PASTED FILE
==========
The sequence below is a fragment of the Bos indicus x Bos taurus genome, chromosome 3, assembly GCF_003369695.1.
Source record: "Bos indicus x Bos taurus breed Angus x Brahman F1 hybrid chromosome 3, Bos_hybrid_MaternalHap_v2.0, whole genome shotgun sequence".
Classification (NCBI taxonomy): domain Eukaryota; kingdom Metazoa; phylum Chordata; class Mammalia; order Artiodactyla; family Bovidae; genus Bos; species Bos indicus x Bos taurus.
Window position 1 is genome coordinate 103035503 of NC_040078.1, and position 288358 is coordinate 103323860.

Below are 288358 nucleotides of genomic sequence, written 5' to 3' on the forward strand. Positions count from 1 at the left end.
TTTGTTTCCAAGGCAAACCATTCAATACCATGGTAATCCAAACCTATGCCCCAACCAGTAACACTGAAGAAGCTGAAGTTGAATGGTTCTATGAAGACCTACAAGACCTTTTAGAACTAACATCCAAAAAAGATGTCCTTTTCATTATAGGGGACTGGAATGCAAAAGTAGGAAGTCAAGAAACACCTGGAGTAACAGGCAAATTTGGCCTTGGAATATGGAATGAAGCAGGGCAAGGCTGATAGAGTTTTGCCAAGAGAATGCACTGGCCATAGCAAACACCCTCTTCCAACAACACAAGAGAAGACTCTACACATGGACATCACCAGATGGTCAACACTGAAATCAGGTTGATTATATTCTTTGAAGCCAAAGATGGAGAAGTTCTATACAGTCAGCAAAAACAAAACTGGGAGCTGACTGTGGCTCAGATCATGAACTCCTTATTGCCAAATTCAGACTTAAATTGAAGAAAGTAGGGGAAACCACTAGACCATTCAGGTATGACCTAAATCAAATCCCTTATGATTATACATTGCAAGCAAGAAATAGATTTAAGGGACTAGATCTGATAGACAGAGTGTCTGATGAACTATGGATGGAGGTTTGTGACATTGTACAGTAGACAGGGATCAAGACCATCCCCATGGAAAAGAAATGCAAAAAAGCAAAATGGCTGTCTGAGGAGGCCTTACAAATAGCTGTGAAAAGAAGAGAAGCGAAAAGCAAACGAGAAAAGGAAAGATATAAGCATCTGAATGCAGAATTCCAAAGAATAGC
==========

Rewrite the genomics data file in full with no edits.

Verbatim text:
The sequence below is a fragment of the Bos indicus x Bos taurus genome, chromosome 3, assembly GCF_003369695.1.
Source record: "Bos indicus x Bos taurus breed Angus x Brahman F1 hybrid chromosome 3, Bos_hybrid_MaternalHap_v2.0, whole genome shotgun sequence".
Classification (NCBI taxonomy): domain Eukaryota; kingdom Metazoa; phylum Chordata; class Mammalia; order Artiodactyla; family Bovidae; genus Bos; species Bos indicus x Bos taurus.
Window position 1 is genome coordinate 103035503 of NC_040078.1, and position 288358 is coordinate 103323860.

Below are 288358 nucleotides of genomic sequence, written 5' to 3' on the forward strand. Positions count from 1 at the left end.
TTTGTTTCCAAGGCAAACCATTCAATACCATGGTAATCCAAACCTATGCCCCAACCAGTAACACTGAAGAAGCTGAAGTTGAATGGTTCTATGAAGACCTACAAGACCTTTTAGAACTAACATCCAAAAAAGATGTCCTTTTCATTATAGGGGACTGGAATGCAAAAGTAGGAAGTCAAGAAACACCTGGAGTAACAGGCAAATTTGGCCTTGGAATATGGAATGAAGCAGGGCAAGGCTGATAGAGTTTTGCCAAGAGAATGCACTGGCCATAGCAAACACCCTCTTCCAACAACACAAGAGAAGACTCTACACATGGACATCACCAGATGGTCAACACTGAAATCAGGTTGATTATATTCTTTGAAGCCAAAGATGGAGAAGTTCTATACAGTCAGCAAAAACAAAACTGGGAGCTGACTGTGGCTCAGATCATGAACTCCTTATTGCCAAATTCAGACTTAAATTGAAGAAAGTAGGGGAAACCACTAGACCATTCAGGTATGACCTAAATCAAATCCCTTATGATTATACATTGCAAGCAAGAAATAGATTTAAGGGACTAGATCTGATAGACAGAGTGTCTGATGAACTATGGATGGAGGTTTGTGACATTGTACAGTAGACAGGGATCAAGACCATCCCCATGGAAAAGAAATGCAAAAAAGCAAAATGGCTGTCTGAGGAGGCCTTACAAATAGCTGTGAAAAGAAGAGAAGCGAAAAGCAAACGAGAAAAGGAAAGATATAAGCATCTGAATGCAGAATTCCAAAGAATAGC